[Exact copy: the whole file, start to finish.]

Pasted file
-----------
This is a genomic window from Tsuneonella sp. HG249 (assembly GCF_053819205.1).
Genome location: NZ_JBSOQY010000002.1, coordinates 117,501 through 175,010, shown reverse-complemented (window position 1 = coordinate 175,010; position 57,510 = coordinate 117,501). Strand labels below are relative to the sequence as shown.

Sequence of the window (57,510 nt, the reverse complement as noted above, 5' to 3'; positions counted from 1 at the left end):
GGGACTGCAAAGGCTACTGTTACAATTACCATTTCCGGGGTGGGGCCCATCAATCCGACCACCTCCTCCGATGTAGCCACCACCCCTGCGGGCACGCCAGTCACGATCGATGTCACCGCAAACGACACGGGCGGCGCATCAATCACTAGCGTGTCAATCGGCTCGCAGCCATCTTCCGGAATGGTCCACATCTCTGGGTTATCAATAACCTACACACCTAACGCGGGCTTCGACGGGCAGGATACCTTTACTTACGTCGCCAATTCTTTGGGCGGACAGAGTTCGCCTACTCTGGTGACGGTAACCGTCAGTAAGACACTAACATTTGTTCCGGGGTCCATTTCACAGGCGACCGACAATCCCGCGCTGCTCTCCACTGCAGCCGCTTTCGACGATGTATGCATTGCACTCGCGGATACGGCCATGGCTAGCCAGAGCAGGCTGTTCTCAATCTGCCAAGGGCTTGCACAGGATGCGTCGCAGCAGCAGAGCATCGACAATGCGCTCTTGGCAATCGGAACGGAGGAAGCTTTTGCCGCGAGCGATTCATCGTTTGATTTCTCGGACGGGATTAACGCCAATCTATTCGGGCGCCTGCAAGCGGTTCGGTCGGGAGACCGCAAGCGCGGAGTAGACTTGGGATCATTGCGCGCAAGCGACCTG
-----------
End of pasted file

This is a genomic window from Tsuneonella sp. HG249 (assembly GCF_053819205.1).
Genome location: NZ_JBSOQY010000002.1, coordinates 117,501 through 175,010, shown reverse-complemented (window position 1 = coordinate 175,010; position 57,510 = coordinate 117,501). Strand labels below are relative to the sequence as shown.

Sequence of the window (57,510 nt, the reverse complement as noted above, 5' to 3'; positions counted from 1 at the left end):
GGGACTGCAAAGGCTACTGTTACAATTACCATTTCCGGGGTGGGGCCCATCAATCCGACCACCTCCTCCGATGTAGCCACCACCCCTGCGGGCACGCCAGTCACGATCGATGTCACCGCAAACGACACGGGCGGCGCATCAATCACTAGCGTGTCAATCGGCTCGCAGCCATCTTCCGGAATGGTCCACATCTCTGGGTTATCAATAACCTACACACCTAACGCGGGCTTCGACGGGCAGGATACCTTTACTTACGTCGCCAATTCTTTGGGCGGACAGAGTTCGCCTACTCTGGTGACGGTAACCGTCAGTAAGACACTAACATTTGTTCCGGGGTCCATTTCACAGGCGACCGACAATCCCGCGCTGCTCTCCACTGCAGCCGCTTTCGACGATGTATGCATTGCACTCGCGGATACGGCCATGGCTAGCCAGAGCAGGCTGTTCTCAATCTGCCAAGGGCTTGCACAGGATGCGTCGCAGCAGCAGAGCATCGACAATGCGCTCTTGGCAATCGGAACGGAGGAAGCTTTTGCCGCGAGCGATTCATCGTTTGATTTCTCGGACGGGATTAACGCCAATCTATTCGGGCGCCTGCAAGCGGTTCGGTCGGGAGACCGCAAGCGCGGAGTAGACTTGGGATCATTGCGCGCAAGCGACCTG